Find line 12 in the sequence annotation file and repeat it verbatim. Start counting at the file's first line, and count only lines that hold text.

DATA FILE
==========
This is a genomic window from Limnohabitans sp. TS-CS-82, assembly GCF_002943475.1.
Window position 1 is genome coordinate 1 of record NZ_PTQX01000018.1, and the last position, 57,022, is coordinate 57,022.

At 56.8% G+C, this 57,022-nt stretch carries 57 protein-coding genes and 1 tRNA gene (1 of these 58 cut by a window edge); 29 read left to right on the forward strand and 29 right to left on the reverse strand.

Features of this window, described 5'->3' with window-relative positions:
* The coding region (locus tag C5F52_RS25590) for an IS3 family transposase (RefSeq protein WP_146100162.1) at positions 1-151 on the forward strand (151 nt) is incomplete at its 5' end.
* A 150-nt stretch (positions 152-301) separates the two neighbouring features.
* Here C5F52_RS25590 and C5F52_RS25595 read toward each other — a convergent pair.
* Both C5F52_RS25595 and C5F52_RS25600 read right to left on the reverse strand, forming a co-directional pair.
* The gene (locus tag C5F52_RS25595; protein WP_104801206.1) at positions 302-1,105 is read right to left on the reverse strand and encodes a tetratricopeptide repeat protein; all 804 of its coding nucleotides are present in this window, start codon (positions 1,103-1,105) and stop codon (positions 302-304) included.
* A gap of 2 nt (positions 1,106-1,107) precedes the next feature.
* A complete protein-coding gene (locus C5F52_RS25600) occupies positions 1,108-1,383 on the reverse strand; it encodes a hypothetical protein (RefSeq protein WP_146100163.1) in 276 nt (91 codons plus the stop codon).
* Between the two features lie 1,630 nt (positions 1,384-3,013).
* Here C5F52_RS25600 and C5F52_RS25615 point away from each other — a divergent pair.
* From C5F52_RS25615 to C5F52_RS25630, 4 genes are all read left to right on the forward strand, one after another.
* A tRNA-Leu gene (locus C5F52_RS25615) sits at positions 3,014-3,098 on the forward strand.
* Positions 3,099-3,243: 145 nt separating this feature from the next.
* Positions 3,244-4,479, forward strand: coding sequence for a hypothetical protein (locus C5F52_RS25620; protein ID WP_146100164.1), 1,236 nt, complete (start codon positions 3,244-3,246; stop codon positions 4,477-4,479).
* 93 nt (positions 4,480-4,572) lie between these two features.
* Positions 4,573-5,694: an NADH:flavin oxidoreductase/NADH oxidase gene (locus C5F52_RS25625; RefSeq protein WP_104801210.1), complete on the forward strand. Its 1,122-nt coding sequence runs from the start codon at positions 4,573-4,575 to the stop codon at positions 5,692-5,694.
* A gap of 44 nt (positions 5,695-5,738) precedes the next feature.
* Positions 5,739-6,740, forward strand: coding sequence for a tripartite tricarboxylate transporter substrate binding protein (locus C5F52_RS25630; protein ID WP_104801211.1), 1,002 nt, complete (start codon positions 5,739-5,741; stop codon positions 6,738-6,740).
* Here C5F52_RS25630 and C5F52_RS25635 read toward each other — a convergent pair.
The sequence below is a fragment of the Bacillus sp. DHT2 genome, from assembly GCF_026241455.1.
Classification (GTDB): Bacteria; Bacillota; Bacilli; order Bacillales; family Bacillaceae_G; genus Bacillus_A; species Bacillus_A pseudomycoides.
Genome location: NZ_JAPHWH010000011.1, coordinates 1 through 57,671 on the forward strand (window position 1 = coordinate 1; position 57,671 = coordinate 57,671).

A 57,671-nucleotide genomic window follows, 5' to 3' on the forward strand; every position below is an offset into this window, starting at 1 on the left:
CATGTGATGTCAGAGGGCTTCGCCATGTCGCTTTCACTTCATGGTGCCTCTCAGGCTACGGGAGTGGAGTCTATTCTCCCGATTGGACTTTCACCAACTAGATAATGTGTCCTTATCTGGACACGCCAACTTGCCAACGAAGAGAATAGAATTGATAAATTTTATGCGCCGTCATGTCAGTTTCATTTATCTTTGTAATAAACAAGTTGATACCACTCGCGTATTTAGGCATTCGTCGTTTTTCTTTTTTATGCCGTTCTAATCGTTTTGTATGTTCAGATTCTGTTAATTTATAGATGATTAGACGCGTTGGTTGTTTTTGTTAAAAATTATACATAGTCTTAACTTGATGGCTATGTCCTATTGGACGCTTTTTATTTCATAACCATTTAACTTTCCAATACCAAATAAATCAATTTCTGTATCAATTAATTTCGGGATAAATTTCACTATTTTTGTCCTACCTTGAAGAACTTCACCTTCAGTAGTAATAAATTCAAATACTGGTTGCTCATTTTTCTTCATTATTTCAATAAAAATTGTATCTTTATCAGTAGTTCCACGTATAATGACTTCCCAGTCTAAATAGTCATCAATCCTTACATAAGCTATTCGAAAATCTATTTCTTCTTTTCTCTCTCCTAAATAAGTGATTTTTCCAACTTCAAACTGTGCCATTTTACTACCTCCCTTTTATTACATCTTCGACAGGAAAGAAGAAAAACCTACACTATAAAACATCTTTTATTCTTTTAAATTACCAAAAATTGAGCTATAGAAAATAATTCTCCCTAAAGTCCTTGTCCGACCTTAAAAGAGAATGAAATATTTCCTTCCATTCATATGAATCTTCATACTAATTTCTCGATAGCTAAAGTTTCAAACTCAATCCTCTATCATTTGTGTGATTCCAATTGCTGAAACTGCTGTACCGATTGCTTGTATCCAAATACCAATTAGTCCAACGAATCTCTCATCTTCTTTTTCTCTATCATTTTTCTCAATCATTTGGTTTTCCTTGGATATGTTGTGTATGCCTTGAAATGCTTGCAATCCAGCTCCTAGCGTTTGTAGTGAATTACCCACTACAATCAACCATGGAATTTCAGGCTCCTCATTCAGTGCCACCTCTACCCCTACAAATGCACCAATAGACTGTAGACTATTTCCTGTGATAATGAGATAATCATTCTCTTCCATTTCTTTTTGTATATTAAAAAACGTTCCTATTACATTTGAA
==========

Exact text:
* Between the two features lie 1,630 nt (positions 1,384-3,013).